Retail 2010: McClelland & Stewart, Ltd.

We continue with our series of previews of new titles from the nation’s armada of erstwhile poetry publishers with a visit to Vox Pop’s own home turf at McClelland & Stewart. M &S is coming back from a year spent publishing only one new book of poetry by a living author with a full slate of four. These books are also available as electronic downloads, though curiously at the same price point as their physical manifestations (thus valuing all extra-textual contributions to the book, including those from printers and typesetters, at $0.00?) Either way, it’s a mighty exciting list. Four must-haves, methinks.

Author: Dionne Brand
Title: Ossuaries
Date: March
Collection Number: Tenth (!)
Editor-Approved Bumfspeak: “There are multiple strands in Ossuaries–the narrative of a woman fleeing, the sorting of the bones, the museums of spectacle that the poet visits collecting them, and the search for their final place–and always the political urgency and incantatory lyric intensity for which Brand is justly celebrated.”
Other Notes: Regular readers will know that I was something of a fan of Brand’s last book. No sign of specifics on what Ossuaries might contain, though. That bumf above doesn’t give away too much. I did, however, read a pretty great poem that may or may not be from this new collection in the summer (Issue #83) incarnation of Brick. Whatever the content of the new book might be, Toronto’s poet laureate will always have my attention.

Author: Melanie Siebert
Title: Deepwater Vee
Date: March
Collection Number: Le Debut!
Editor-Approved Bumfspeak: “A stunning poetic debut that explores some of Canada’s most threatened waterways–places both altered and untamed–and tracks their currents of history and myth.”
Other Notes: Siebert had a pretty great poem in a semi-recent issue of The Walrus, and is a product of UVic’s Creative Writing program. Most interestingly, she is a professional river guide and relied on that work history for many of the poems in Deepwater Vee. It’s been a few years now since the West Coast came out with another really great collection of ecopoetry, so I’m eager to hear from new voices.

Author: John Steffler
Title: Lookout
Date: March
Collection Number: Sixth
Editor-Approved Bumfspeak: “The poems embrace the limestone barrens on Newfoundland’s Great Northern Peninsula and the poet’s personal life, the end of a marriage, the beginnings of new love. There is also a series of poems about his parents’ struggle to deal with his mother’s Alzheimer’s during the last year of her life.”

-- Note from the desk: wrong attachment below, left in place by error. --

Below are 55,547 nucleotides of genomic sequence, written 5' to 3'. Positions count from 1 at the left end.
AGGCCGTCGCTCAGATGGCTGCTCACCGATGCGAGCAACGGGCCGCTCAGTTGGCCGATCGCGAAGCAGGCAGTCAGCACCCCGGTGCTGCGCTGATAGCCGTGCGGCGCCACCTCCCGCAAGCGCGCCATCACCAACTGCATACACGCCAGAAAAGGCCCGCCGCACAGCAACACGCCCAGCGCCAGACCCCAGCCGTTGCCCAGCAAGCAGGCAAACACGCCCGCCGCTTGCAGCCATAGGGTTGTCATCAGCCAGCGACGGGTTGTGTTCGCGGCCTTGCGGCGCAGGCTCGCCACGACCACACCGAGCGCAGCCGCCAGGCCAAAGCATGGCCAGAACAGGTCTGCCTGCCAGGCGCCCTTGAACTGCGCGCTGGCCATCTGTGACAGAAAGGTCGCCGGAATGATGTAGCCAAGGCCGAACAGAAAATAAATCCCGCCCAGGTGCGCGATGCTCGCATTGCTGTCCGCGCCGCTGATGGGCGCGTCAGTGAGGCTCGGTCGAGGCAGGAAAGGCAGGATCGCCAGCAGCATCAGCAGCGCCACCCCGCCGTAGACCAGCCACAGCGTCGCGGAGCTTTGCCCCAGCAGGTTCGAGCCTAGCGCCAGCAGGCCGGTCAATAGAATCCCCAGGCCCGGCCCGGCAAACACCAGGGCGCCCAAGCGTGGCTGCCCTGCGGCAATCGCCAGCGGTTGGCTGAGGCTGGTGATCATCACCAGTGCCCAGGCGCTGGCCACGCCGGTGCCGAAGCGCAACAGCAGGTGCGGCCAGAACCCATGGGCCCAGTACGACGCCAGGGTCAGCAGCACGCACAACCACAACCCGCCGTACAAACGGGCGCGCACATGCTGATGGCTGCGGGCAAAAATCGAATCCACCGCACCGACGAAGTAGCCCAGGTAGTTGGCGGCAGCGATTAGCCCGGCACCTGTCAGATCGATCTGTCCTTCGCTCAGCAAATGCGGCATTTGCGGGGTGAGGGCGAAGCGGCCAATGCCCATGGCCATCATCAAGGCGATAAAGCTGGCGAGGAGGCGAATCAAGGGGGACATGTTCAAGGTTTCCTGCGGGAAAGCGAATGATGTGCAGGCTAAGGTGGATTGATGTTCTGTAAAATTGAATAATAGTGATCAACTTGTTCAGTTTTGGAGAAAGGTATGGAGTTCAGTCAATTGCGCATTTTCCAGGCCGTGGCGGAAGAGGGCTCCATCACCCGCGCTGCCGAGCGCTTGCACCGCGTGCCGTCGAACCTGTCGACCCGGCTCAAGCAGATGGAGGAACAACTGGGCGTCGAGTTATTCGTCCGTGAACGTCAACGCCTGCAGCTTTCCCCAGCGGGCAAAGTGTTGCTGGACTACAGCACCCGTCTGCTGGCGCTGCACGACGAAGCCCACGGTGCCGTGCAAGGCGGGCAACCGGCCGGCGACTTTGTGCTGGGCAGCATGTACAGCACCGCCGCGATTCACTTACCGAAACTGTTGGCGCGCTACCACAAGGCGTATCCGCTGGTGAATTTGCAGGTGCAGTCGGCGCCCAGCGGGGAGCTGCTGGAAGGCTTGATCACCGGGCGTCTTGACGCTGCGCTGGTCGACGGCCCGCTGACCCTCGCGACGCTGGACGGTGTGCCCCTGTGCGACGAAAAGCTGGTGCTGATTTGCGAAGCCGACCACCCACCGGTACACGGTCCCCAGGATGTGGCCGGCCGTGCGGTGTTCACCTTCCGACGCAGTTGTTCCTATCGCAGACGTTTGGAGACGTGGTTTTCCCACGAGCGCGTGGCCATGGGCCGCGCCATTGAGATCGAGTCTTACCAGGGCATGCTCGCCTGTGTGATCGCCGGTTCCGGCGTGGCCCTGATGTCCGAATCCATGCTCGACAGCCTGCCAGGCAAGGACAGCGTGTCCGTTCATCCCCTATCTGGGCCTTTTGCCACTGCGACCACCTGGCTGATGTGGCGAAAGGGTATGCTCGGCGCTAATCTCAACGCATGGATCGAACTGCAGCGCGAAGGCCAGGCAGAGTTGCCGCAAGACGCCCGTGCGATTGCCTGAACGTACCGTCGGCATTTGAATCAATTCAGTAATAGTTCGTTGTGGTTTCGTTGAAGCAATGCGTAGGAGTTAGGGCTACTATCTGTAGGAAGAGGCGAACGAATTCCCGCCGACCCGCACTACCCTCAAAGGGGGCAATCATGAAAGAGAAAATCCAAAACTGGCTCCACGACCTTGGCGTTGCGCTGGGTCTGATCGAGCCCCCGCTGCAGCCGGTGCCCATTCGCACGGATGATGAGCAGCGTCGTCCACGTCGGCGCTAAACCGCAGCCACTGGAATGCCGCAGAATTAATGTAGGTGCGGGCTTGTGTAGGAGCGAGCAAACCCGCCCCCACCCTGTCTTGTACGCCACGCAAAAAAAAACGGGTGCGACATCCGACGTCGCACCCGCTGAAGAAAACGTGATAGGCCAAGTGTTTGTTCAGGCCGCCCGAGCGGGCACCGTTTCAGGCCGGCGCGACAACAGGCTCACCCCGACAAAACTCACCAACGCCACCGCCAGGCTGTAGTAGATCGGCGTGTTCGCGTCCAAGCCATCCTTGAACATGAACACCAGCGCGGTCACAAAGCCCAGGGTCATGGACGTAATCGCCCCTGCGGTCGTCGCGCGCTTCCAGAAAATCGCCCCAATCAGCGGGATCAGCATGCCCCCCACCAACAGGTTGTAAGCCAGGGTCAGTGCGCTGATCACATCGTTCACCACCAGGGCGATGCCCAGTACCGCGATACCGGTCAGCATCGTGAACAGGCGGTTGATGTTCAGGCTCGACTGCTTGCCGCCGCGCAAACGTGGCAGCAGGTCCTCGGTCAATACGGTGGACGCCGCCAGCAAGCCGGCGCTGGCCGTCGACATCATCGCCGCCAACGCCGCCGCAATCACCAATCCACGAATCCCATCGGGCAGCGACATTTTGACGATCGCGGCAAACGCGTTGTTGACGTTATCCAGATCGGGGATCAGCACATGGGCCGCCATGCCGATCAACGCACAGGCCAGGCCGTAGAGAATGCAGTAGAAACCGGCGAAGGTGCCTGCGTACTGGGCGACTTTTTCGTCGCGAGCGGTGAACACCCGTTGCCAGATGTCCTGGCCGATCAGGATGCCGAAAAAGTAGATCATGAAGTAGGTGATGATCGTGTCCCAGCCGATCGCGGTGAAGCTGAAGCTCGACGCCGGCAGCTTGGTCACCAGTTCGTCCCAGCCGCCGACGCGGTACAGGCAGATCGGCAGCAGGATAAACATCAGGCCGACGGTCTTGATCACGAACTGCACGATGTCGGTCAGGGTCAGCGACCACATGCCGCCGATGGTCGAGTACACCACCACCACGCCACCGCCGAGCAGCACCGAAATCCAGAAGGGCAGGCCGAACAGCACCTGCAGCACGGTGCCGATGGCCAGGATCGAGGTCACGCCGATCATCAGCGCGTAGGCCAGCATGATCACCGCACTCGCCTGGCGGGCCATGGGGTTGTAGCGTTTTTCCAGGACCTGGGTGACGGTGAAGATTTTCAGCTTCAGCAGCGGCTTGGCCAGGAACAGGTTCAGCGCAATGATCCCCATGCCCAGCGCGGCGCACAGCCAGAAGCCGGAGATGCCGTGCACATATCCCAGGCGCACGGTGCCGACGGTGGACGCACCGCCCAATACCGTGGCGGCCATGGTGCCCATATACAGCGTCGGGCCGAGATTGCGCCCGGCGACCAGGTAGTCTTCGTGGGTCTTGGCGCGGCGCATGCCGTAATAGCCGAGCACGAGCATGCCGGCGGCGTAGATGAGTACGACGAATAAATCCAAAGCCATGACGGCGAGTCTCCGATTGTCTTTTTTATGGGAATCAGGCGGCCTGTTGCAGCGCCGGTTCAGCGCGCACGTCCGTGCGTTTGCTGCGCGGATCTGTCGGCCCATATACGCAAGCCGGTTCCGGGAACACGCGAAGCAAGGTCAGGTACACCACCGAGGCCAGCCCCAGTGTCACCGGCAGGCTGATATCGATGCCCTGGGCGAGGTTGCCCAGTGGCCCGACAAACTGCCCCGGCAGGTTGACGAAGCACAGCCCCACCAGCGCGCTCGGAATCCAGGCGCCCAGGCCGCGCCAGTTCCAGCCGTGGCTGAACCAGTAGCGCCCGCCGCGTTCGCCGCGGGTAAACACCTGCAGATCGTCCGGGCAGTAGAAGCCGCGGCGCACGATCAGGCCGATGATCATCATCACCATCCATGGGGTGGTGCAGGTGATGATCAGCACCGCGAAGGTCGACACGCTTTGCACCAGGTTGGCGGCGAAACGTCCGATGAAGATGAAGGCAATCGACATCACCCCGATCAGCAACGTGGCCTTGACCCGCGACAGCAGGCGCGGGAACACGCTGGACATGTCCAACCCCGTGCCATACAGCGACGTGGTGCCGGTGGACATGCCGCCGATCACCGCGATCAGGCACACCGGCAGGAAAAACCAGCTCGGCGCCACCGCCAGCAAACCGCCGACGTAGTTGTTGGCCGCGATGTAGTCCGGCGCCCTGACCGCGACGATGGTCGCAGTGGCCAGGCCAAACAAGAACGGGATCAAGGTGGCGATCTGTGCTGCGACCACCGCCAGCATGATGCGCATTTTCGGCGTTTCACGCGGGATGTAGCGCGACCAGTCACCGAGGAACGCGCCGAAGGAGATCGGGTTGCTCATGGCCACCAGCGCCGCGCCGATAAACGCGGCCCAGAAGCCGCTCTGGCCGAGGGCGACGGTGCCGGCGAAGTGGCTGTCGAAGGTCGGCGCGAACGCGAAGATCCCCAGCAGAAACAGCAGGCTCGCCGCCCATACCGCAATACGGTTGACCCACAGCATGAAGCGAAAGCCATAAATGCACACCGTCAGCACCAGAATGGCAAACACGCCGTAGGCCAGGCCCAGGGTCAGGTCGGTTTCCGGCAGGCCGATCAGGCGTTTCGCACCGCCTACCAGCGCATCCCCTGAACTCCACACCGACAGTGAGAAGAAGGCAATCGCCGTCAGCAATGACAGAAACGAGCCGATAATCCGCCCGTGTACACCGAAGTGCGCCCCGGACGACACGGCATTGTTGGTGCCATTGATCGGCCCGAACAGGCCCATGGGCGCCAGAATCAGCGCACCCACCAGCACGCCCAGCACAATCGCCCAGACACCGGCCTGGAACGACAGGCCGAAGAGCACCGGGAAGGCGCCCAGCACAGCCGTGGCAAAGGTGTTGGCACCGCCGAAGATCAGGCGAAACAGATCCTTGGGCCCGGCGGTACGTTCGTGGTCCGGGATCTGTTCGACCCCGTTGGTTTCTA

Other Notes: It’s been twelve big years since That Night We Were Ravenous, and though there hasn’t been any new collections, Steffler’s been busy. He put out a selected volume and served as the country’s poet laureate. This book looks like it’ll be a compendium of his “Newfoundland period”, and I’m excited to see what Steffler can do with it. He makes that personal/anecdotal thing fresher and more memorable than most of the rest of the country. Boy howdy, I can’t believe these books are all coming out on the same day from the same press. Go team.

Author: Paul Vermeersch
Title: The Reinvention of the Human Hand
Date: March
Collection Number: Fourth
Editor-Approved Bumfspeak: “Paul Vermeersch’s new book of poems illuminates the sometimes unexpected yet profound consequences of the collision between technology and the natural world, between the evolutionary process and the human condition.”
Other Notes: One of two new collections we’ll look at in this tour written by somebody who shares an apartment with this blogger, Vermeersch #4 comes boasting an incredible cover design and five years of prep since his last book, Between the Walls. I’ve been lucky to see this puppy dog in manuscript form, and I think it’s the best work of his career. There’s a section of the long poem “Ape” archived online at the Globe and Mail, complete with an introduction from yours truly.

Explore posts in the same categories: 2010, Canadian Literature

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